The colour was deeper and more plum than red.
The nose was red fruit and a deeper note of black fruit with spice and herbs and flowers.
The palate was richly fruity, with black cherry as well as the lighter notes of strawberry and cherry. There was a creamy quality to the palate that really made it delicious – there were spices and minerality too. Quite a complex wine with good structure and balance, all in all it was lovely.
Chénas was consistently my favourite Cru on my last trip to Beaujolais and I am glad that it lived up to my expectations – 90/100 points.
Quite a deep colour with hints of blackberry.
The nose was clean and fruity with a little pepper too.
The palate was soft and juicy, fresh and clean with some real succulence of fruit and good balance with just a hint of soft tannins.
Very attractive and drinkable – 88/100 points.
Ripe cherry, strawberry and plum dominate the nose.
The palate is soft and smooth with some more marked acidity making it very fresh and lively with ripe red fruit and a touch of chalky tannins giving way to a slightly spicy finish.
Silky and attractive wine – 88/100 points.
Deep cherry colour.
Spicy red fruit compote nose.
The palate was quite acidic and so very fresh and clean and lively with ripe red fruit – raspberry, strawberry, cherry and even some cassis – and some floral notes. Clean raspberry fruit really dominates the supple finish.
Lovely, harmonious wine – 89/100 points.
Red fruit nose with the merest hint of red cabbage and spice.
The palate delivers high acidity at first which gives way to fleshy and succulent red fruit backed up by some mineral notes and gently chalky tannins.
Smooth, supple, balanced and very classy – 90/100 points.
The colour was verging on purple-black.
The nose was a little dumb, but vaguely mineral – like granite.
The palate was quite big and generous with lots of acidic red cherry and rhubarb fruit supported by firm, chalky tannins and a seam of minerality.
Very elegant, the most serious yet – 90/100 points.
£9.49 a bottle from Waitrose
Bright, purpley grape juice colour.
The nose gave flowers, strawberries, cherries and chewy sweets.
The palate was fresh and lively at first with bright red fruit and acidity giving way to a slightly bitter mineral note. The texture was soft and supple and juicy.
A concentrated wine with a somewhat hard finish – this was the only one that seemed as though it might be better in a year, so again living up to its reputation – 89/100 points.
The colour was a deep, rich translucent purple.
The nose was bursting with soft red fruit with floral notes.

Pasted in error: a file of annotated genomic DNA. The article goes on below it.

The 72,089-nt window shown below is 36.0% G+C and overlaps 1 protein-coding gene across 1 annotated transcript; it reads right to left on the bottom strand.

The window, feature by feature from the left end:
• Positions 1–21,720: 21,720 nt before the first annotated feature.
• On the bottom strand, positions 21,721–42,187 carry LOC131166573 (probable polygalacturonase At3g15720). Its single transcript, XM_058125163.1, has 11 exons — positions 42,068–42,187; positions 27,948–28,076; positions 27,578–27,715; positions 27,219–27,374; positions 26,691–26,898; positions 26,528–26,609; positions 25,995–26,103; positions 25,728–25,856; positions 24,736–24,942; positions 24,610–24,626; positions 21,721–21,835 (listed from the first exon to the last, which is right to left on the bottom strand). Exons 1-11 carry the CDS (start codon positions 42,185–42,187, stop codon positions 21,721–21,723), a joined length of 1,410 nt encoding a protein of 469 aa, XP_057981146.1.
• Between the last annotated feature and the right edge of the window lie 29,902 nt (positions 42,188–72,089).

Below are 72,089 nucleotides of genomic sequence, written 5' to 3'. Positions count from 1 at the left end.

The palate was fleshy, juicy and supple with fresh, lively raspberry, cherry and strawberry backed up by nice acidity, light chalky tannins and a little creaminess.
A really lovely wine – 91/100 points.
Price and stockist information is available from Louis Latour Agencies.
So, there we are. These were not the most complex wines that I have ever tasted, but they were delicious and very enjoyable, which is what we want most of the time. My favourites were the Chénas, Brouilly, Côte de Brouilly and the Fleurie, but I would be happy to drink any of them.
They would all be perfect restaurant wines, great at a pic-nic – or enjoyed in the garden with a lovely meal of charcuterie, crusty bread, salad and cornichons.
I was really impressed by the quality of these wines, from the most basic appellation to the most famous Cru I could tell that we were in the hands of someone who knew what they were doing. Yet the winemaker at Henry Fessy did not actually change Beaujolais, look at my notes – all the words are there, bitter, acidity, mineral, granite, chalk – they just tamed their terroir, managed the conditions and allowed their Gamay grapes to show at their very best in the traditional manner – which is how it ought to be.
Finally I cannot over emphasise what a lovely part of the world Beaujolais is to visit. The countryside is beautiful, the towns are picture postcard perfect – the France we all imagine, but hardly ever see. It is small town, casual France with €10 3 course lunches served in the village square and gently rolling hills covered in vines. My tip would be to visit and, unless you are drinking good reds from someone like Fessy or Jadot, stick to the local Beaujolais Blanc made from Chardonnay – they are often excellent.